Bandidos, Los Angeles, Los Angeles Times discussed on Free Talk Live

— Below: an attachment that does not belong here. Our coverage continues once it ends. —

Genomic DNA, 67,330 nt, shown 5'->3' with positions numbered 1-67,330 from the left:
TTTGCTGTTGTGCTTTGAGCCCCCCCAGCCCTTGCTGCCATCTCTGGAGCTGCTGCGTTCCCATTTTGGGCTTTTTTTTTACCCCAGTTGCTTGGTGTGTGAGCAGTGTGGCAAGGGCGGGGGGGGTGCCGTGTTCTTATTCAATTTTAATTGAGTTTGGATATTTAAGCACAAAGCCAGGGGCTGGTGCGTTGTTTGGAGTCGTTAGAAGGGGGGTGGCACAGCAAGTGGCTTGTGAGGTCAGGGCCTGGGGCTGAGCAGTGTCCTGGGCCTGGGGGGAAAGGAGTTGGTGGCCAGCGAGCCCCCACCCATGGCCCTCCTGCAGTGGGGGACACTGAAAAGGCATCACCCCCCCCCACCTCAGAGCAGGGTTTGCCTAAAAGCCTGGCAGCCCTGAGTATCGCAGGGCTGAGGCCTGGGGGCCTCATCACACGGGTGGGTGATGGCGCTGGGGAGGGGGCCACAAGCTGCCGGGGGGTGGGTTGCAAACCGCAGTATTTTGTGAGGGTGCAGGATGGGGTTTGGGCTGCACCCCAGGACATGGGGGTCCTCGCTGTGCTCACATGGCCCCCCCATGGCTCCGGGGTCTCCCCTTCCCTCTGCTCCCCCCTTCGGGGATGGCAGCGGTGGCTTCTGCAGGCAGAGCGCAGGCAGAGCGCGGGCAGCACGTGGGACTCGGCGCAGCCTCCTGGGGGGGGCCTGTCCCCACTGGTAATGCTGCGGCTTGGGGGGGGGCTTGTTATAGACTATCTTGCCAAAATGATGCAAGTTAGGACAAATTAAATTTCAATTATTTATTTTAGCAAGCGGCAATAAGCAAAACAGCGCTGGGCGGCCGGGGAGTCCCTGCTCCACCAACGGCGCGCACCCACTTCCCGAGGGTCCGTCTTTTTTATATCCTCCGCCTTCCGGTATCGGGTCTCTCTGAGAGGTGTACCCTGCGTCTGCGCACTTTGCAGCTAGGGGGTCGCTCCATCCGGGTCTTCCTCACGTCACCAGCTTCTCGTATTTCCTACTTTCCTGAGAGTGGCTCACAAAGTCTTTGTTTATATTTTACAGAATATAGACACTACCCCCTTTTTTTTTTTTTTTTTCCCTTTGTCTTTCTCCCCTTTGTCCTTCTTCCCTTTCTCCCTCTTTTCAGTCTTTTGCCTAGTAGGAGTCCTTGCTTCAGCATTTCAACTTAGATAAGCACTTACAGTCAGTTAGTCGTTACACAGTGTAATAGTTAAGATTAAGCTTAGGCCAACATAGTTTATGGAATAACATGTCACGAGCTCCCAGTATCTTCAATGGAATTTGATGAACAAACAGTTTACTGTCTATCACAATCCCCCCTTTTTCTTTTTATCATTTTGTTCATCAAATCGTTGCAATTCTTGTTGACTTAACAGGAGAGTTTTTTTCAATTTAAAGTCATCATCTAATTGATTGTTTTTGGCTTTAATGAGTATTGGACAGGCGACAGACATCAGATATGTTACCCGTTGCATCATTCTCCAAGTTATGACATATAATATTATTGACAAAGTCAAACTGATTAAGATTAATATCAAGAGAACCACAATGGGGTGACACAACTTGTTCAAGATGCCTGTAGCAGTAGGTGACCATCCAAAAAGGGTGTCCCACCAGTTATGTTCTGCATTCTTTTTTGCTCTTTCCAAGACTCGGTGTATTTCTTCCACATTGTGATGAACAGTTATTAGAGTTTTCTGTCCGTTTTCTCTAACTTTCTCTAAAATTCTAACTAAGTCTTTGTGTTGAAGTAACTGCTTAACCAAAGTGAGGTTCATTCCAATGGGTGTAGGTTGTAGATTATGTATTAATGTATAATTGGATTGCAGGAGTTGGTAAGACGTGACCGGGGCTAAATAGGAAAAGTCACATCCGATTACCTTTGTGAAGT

We're talking about the banditos. We're talking about the regulators, the Vikings, the 3000 boys, and apparently there's four other names They didn't put into this article. In a story about the Los Angeles Times reporting that the Los Angeles County has itself about eight different deputy secret societies. These are groups of sheriff's deputies. Who have been using violent, intimidating tactic similar to street gangs, which, of course, we know that the police generally are similar to street gangs, regardless of the level of violence that they use they are using in monopoly, and they do have a monopoly on violence and given geographic area. And surprise that leads to some behavior that in the case of Los Angeles, which is the largest, you know as Faras, or one of the largest by square mileage. Biggest cities in the United States, like Los Angeles is much larger in mileage from what I understand, then say, New York City where there's a lot of sort of built up a lot of tall buildings were not to say that there aren't tall buildings in Los Angles. There's a lot more sprawl. I guess you could say in l A. And so there's a ton of cops there and amongst this particular Mentality they are, you know, sectioning themselves off into competing gangs and actually attacking one another, according to allegations, according to This is the Board of Supervisors listed requested the list of payouts which has totaled by the way million's dozens of millions of dollars. So 55 million in settlements over the last 30 years, 21 million of that in the last decade. And so they requested that information. This was after there was an attack by members of the Bandidos who assaulted other deputies during an off duty party in 2018, where one deputy was knocked unconscious. Sheriff Alex Villanueva has said he's put measures in place in February that prohibit deputies from participating in clicks. But prom's off today We're just going home done. There's now ah provision in place, he wrote. He wrote something down on a sheet of paper. He may have even typed it up, he said in a statement. Quote the fact that I've had to address these issues which have been festering since 1990 Is an illustration of the failure of past sheriffs from addressing the issue head on, he said in a statement, adding that he transferred leadership personnel from at least one station to combat the clique problem and was holding employees accountable if they failed to uphold the new policy. Is a better a solution. I mean, these were secret societies. Right? So I mean, they're used to acting a secret. Fire them all. Yeah. That's the point that he didn't make. In his statement. He said he transferred people from one station to another fire them. They literally created a secret gang of people within a secret gang of people that engage an extra violence. He can't fire them. He can He choose, not hitch has not will happen. If he does. Well, sometimes you have to put your life at risk to do something good. Well, that that's not why he became sheriff. He became sheriff power. I have no response. You're correct. Most likely. That's likely what's going on here because you don't get up to be sheriff in a county with eight gangs. Unless you've appeased some of the gangs, right like you, you've got to do somebody some favors. If you're going to be in that position and not be messed with, right, you've got to do whoever. Whichever one of these eight gangs is the toughest gang you want to be on their good side. As the sheriff, I presume, right? Like you're the sheriff. You have the toughest gang on your side. Yeah, but you don't know who's who's who right. Like, so that's why you fire them all and bring in new people who are on your side. Well, they're not thinking that way and that there's no guarantee that who you bring in is already going to be on your side. True you're dealing with with people that you don't know. You know, like when it when it comes to taking down a president, you know, like like Nicolas Maduro from from Venezuela. What if his right hand man puts a gun to his head and takes him down? Like all the protection in the world of whatever military ALS or soldiers that he's got isn't going to stop that from happening. If this guy is like, that's why these people become so paranoid, right? Sure. Because that can actually happen to them. I mean, yeah, It happens all the time about all the time, but it happened can it can happen, so they get super paranoid And so, like, you know, those sorts of things could happen in a sheriff's department, right? Like you don't know who your lieutenants are. You know you've worked with him for a long time. But how do you know that one of them didn't just join the Bandidos? And swear an oath of allegiance to the Bandidos to do whatever it is the Bandido say. And What's he going to do? Maybe he won't put a gun to your head and blow your brains out. Maybe it will be something more subtle. Maybe they'll plant some evidence. You know that You did something that you didn't do and turn it over to the so who knows? You know what she's people are capable of. So whether this sheriff's in on it or whether he's just living in fear of what the gangs might do to him. He's not doing anything serious. Here. He is transferred leadership personnel from at least one station. This is Paddington Station, at least one so it could be to quote, combat the clique problem. That's how he's combatting it. He's just going to move some bureaucrats around. But there are eight of these gangs what they're saying. So presumably, there are at least eight precincts and we don't know exactly what the policy is. But he's saying he's holding his employees accountable if they failed to uphold the new policy. Yeah, How's that? We're going to do to hold them accountable. Exactly. That's like, you know, weasel words by the Oh yeah, we're holding our employees accountable. What do you mean by that? Well, we have written them sternly worded letters. You were a bad.